A not-uncommon sight in California are signs in residential areas prohibiting vehicles weighing more than 6,000 pounds from driving on these roads. Heavy vehicles can severely damage streets, and many communities made the logical decision to ban three-ton-plus vehicles from roads simply not made to handle that much weight. After all, anything that big has to be a commercial vehicle with no legitimate reason to be driving down residential avenues, right?
Slate magazine has an eye-opening article today examining the fact that nearly all of the extra-large SUVs and pickups popular these days actually weigh in at over 6,000 pounds, in part because of laws that give massive tax breaks to people who claim to use commercial-weight "trucks" exclusively for work. The article is richly detailed, and while the tone is somewhat tongue-in-cheek, the point is serious: heavyweight vehicles, whether Hummer or delivery truck, damage roads, requiring additional street maintenance that states like California can ill-afford. The solutions are not obvious -- raising the weight limit doesn't make the streets magically more weight-resistant, but enforcing the ban would anger the many owners of superheavy SUVs.
The most interesting aspect of the story is the lack of awareness city officials had that numerous popular SUVs weigh more than is legal for many residential streets. Most claimed that the rules wouldn't be enforced against SUVs, but their reluctance to upset the citizenry may well collide with fiscal temptation. Cities these days are strapped for cash; don't be surprised to see a jump in tickets being issued to Hummers, Excursions, Escalades, and the like driving down the wrong streets...
Interesting. Consider that the Governor of California, Arnie, was the first civilian owner of a Hummer...
All the large vehicles I see have their weight posted on their side. Is there a rule that requires vehicles of a certain maximum weight or more to have this painted on the side? If so, could the DOT order recalls to have this painted on the vehicles?
Actauly the reason they skate past that law is in general everything skates past that law as long as its not grossly over 3 tons.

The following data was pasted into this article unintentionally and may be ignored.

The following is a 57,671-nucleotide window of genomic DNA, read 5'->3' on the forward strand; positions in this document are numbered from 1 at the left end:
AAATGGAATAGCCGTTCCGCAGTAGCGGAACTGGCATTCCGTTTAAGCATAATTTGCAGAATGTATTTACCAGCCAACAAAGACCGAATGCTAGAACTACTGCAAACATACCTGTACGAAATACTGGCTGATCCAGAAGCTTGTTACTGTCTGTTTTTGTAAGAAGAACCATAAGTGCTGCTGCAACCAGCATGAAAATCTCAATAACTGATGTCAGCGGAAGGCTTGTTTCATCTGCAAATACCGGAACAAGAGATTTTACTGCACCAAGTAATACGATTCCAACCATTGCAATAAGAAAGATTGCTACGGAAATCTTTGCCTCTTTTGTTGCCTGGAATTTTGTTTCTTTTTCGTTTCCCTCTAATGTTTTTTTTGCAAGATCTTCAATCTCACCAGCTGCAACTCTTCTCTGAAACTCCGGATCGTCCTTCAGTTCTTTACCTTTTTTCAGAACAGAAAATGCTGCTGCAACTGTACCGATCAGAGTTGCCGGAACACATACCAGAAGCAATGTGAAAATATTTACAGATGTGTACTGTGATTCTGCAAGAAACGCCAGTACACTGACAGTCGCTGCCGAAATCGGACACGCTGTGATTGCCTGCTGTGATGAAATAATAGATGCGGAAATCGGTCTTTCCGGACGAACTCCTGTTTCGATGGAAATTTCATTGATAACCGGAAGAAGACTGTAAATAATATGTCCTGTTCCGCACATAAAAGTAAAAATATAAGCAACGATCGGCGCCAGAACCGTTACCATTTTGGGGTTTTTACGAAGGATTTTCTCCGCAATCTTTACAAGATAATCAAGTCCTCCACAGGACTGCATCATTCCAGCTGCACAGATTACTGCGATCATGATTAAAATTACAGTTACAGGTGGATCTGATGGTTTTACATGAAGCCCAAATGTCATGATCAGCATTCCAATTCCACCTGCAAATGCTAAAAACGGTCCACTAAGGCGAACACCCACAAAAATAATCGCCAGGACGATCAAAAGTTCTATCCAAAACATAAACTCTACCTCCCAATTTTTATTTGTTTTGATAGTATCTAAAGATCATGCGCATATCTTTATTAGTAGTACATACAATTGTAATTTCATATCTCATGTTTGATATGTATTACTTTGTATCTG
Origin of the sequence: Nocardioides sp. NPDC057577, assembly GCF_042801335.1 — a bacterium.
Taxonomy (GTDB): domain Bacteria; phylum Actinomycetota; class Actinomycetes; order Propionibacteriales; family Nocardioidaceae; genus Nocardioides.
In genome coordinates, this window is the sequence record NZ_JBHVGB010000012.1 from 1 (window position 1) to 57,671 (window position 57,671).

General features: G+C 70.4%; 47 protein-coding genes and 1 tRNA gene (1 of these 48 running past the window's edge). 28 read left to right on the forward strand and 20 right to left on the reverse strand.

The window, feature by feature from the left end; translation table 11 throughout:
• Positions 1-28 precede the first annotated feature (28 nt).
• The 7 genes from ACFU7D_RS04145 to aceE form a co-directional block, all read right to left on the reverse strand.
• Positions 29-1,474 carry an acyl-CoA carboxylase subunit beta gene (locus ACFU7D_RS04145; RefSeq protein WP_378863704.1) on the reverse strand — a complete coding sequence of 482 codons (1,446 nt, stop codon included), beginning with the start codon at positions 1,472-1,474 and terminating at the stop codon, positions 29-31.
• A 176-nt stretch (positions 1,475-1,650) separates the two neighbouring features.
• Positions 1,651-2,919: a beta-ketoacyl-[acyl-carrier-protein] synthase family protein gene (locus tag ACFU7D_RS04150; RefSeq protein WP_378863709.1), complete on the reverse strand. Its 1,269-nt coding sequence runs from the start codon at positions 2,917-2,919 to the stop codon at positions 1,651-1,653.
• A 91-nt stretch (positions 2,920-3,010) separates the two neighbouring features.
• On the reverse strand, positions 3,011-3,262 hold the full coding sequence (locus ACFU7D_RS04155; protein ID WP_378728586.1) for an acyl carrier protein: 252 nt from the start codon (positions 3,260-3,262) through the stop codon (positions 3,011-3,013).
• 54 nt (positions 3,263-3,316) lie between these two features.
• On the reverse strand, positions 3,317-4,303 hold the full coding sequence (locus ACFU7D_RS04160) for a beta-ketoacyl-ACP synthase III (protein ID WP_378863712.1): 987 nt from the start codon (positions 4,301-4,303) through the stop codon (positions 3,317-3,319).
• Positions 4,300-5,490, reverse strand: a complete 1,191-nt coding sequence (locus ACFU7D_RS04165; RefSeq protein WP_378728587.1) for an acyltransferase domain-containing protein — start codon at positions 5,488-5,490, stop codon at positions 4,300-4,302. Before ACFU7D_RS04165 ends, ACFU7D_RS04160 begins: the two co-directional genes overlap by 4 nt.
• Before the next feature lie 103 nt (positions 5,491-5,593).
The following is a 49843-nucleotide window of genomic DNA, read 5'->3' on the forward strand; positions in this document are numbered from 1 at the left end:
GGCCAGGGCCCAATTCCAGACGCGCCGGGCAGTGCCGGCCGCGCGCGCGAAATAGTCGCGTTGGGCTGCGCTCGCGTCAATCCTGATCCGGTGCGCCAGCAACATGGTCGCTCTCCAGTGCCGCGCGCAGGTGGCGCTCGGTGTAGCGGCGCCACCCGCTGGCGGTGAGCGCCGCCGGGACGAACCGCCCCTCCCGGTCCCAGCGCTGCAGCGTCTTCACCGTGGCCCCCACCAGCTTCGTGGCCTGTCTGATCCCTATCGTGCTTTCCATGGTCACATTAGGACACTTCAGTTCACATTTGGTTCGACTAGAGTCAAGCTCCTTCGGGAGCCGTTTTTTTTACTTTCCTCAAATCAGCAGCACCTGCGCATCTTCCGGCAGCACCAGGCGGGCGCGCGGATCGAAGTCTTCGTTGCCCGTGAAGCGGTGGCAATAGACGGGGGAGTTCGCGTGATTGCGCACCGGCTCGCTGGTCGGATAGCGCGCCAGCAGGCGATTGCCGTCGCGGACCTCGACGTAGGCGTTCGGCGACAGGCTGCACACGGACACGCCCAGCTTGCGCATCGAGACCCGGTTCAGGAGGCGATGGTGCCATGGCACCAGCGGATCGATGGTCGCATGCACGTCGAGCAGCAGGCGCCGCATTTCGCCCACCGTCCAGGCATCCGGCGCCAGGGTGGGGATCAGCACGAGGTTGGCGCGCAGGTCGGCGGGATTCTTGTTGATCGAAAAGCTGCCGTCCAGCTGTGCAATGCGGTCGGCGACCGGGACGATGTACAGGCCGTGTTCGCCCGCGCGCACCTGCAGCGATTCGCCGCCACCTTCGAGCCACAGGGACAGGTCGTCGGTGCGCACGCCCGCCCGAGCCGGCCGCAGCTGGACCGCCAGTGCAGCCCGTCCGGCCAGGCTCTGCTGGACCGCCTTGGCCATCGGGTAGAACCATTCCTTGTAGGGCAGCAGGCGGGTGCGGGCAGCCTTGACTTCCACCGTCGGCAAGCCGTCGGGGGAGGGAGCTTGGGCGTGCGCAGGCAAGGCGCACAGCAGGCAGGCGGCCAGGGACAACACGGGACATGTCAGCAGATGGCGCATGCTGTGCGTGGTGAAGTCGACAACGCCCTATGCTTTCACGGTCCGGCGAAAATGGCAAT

Also often what is sold as a 3 ton suv isnt 3 tons its just that the LINE is rated as a 3 ton truck line but as no one ever buys all the heavy options most of the line will actauly wind up less then 3 tons.
And finaly the problem with 3 ton trucks was 3 ton trucks with narrow dinky wheels would tear up many roads. An suv has MUCH wider wheels and also tends to run em at lower pressure.
SUV weight is the stealth issue in recent federal footdragging on the implementation of improved fuel economy standards.
(Current standards were established over 20 years ago, and haven't been changed to account for new auto designs and technology, and more congested driving conditions, never mind increased air pollution and global climate disruption.)
Poorer standards=more gas use, and guess who benefits from from that.
Also, applying stricter standards to heavier vehicles, like SUVs, would make them costlier to manufacture, and if those costs are passed along to the consumer, the hot SUV market might stall.
So instead, current proposals exempt higher weight classes from new fuel economy standards. Auto makers could just add more weight to already massive vehicles to evade stricter standards.
I wrote about this a couple months ago. It can be complex stuff, a policy geek's delight, but I did my best to render it into plain English: http://www.bushgreenwatch.org/mt_archives/000136.php
Wintermane, the original article asserts that, with a few exceptions, the mega-SUVs are well over the 3 ton point, so a few option packages included or removed aren't going to tip the scales below the limit for most.
And you're undoubtedly correct that, in general, vehicles which aren't grossly overweight tend to be ignored -- but in a cash crunch (as many cities in California are facing), those minor violations become potential sources of additional revenue. I wouldn't be surprised to see areas used as short-cuts by non-resident commuters start to enforce those laws for a welcome financial boost.
The mega suvs are a result of the hummer which strictly speaking wasnt an suv but a uv;/ It weighed in at over 5 tons. There are some 4 ton suvs and some 5 ton ones.
Most 3 ton or so suvs are in fact not 3 ton but are instead passed up to a bit over 3 ton via gimmickry and flim flam to reach the magic 3 ton level.
As for cities going after suvs they might but its not likely as they dont even bother to go after 18 wheelers AND rich people who happen to own suvs are the most likely people to MOVE and take thier tax base with them over such issues.
Oh I fergot anouther prime issue... most rich people likely live like I do in an area where there are NO weight limited streets. Most modern housing areas use much sturdier roadbeds and can handle anything.
I agree that most cities probably aren't going to go after their own residents, but what strikes me as somewhat more likely is the scenario I mentioned a few comments back: towns where residential streets are used as short-cuts by non-resident commuters start going after those drivers for overweight vehicle violations (on top of speed traps, etc.).
Depends entirely on how large the fine is realy. The fact they havnt been upholding this even in common 18 wheeel issues means likely its a dinky fine.